The entire procedure took about five hours. I was right there when Cindy woke up and stayed with her as long as possible. The next day, when the doctors came to visit, they told us that eleven nodes had been taken out, just to be safe. The patient was already up and about, although a bit unsteady. It was not possible to see the area where the operation occurred, and I don’t think I would have been ready for that anyway.

Just two nights in the hospital and Cindy came home. There was a nurse who stayed with us for the first eight hours, going through what needed to be done. There were devices that needed to be drained, bathing would be a bit tricky and more than likely side effects from both the anesthesia and the drugs. Even though I had learned what to do, Cindy wanted to take care of as much as she possibly could on her own. Recovery mode was getting into high gear.

I continued to take the trips downtown to see the doctors. When the dressings had finally been removed, it was time to see what it all looked like. It is not possible to be prepared for this. You can look at all the pictures in the world, but when it is the person you share your life with, the thousand words disappear. As often as you have said and thought that physical appearance does not matter, it still is a tremendous shock. We were lucky. Everything had gone smoothly and although there was not much tissue left, all I could think about was that Cindy was going to be just fine. It seems obvious but it is truly the internal self that is the key to the beauty of the soul.

We got back into a normal routine, although limited due to the various medical appointments Cindy had to keep. When she first went out publicly, it was clear after just an hour that fatigue was setting in. Future trips would ease her back into the social whirl more gradually. At no point did I feel the need to get back on the podium. It was so much more gratifying just to be around and hope that I might have a positive impact on the recovery.

As we got to the latter stages of the month, the big question awaiting was whether chemotherapy and/or radiation would take place. We knew that there was to be a meeting of the “Tumor Board”, at which time the various medical personnel working on Cindy’s case would review all the test results and offer their opinion. Plans and itineraries needed to be set up, however, and so we assumed that some form of treatment would occur.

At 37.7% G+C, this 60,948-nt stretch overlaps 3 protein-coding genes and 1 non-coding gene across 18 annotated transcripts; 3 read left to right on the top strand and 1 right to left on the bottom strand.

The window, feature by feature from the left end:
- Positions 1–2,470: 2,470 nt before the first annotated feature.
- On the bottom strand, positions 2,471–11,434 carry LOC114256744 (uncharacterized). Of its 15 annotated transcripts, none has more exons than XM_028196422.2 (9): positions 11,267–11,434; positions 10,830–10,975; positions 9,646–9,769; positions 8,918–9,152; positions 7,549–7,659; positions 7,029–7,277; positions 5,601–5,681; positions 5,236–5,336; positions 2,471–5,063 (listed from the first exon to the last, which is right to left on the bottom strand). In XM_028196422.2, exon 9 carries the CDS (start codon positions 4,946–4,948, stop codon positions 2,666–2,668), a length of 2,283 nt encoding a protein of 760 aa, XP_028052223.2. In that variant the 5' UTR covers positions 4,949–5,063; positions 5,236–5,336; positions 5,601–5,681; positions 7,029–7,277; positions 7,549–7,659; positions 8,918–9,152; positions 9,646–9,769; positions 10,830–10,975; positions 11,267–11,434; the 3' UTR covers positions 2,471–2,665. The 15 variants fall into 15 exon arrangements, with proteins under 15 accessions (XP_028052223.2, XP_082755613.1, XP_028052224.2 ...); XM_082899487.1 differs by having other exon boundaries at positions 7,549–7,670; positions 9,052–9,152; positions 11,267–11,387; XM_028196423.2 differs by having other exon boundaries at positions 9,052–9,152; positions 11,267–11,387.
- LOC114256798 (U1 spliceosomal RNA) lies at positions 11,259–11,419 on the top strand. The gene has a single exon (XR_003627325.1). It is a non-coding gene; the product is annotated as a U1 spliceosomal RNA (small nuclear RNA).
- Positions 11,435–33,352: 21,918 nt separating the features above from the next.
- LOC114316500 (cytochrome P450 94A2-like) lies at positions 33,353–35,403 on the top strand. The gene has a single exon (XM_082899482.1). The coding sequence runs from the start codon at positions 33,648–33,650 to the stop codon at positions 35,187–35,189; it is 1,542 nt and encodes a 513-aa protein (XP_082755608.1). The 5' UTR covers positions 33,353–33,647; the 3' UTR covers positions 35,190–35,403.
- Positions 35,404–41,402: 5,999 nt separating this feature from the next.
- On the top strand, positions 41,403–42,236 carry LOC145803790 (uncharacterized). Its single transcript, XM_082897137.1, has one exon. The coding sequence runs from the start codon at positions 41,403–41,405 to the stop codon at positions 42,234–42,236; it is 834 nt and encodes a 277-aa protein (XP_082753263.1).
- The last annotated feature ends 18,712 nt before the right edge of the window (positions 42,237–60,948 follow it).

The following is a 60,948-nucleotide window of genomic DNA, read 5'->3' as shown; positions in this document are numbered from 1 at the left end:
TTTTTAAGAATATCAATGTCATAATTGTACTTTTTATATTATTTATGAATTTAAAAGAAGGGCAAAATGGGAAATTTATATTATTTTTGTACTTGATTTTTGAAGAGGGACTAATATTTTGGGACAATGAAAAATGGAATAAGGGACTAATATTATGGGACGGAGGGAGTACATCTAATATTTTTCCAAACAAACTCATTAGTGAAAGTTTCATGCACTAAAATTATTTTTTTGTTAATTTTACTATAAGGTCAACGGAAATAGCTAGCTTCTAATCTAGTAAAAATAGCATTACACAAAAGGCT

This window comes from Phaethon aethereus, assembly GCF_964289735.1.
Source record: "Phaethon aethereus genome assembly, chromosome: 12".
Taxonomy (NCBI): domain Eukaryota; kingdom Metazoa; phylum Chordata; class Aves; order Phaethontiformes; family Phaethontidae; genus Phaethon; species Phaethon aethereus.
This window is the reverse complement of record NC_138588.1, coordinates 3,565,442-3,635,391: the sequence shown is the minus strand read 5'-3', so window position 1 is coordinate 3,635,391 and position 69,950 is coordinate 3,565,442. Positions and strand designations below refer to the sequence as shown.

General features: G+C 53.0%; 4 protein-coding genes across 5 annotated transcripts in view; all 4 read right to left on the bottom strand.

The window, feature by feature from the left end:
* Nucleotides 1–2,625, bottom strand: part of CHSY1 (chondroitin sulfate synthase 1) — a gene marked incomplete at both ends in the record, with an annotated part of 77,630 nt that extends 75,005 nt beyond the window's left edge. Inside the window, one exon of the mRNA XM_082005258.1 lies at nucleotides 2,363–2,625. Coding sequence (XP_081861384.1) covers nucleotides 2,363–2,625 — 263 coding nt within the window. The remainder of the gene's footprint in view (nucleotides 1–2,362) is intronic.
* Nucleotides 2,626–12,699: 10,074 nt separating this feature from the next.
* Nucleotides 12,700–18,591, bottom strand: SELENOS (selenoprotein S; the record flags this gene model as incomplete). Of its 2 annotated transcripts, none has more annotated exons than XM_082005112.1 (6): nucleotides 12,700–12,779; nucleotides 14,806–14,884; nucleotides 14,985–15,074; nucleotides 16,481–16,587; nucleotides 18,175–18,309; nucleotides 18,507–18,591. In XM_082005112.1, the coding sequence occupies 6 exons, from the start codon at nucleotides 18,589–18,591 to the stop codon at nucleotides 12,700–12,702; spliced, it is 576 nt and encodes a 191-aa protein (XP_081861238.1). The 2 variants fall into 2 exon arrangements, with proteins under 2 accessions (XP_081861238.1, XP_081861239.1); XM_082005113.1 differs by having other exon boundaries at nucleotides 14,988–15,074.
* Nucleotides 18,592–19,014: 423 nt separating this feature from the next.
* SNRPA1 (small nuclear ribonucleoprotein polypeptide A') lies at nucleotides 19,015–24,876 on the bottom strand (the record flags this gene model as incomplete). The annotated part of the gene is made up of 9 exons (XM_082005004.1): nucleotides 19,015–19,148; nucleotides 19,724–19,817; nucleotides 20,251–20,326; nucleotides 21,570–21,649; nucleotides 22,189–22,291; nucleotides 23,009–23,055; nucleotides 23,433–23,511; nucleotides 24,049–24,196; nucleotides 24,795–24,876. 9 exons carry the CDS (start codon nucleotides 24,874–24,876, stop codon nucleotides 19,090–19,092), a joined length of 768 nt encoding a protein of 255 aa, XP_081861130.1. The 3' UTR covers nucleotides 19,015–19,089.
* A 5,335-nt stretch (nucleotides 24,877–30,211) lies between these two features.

What has changed?

Not quite as much as I expected. Our relationship has grown stronger. Having to deal with adversity has increased the level of candor between Cindy and me. This is the best advice I can offer. Don’t cover up your feelings, even if you believe it is helping the afflicted partner. It is not.

A little over twenty-four hours before the surgery, I prepared a dinner for the two of us. It was then that I asked Cindy to marry me. There was no ring, no getting down on one knee and no date set. It was just a natural outgrowth of who we are and what we mean to each other. Having something to look forward to is an elixir that can take away many aches and pains.

Hopefully August puts us on a more regular track. I will resume conducting with dates in Santa Barbara, Aspen and Los Angeles. After that, it will be off to Lyon to begin a new chapter in my life.

Speaking of chapters, I have managed to complete most of the book I have been writing for the past couple years. Now starts the laborious exercise of editing. There is no release date yet, but my guess is sometime early next year.

In the meantime, it seems fitting to leave you with two love poems. These were recorded in the late 50’s with Andy Griffith, and feature the Hollywood String Quartet. Also heard are clarinetist Mitchell Lurie, saxophonist Plas Johnson and my uncle, pianist Victor Aller. No one knows why these tracks were made but they are truly unique.

See you next month,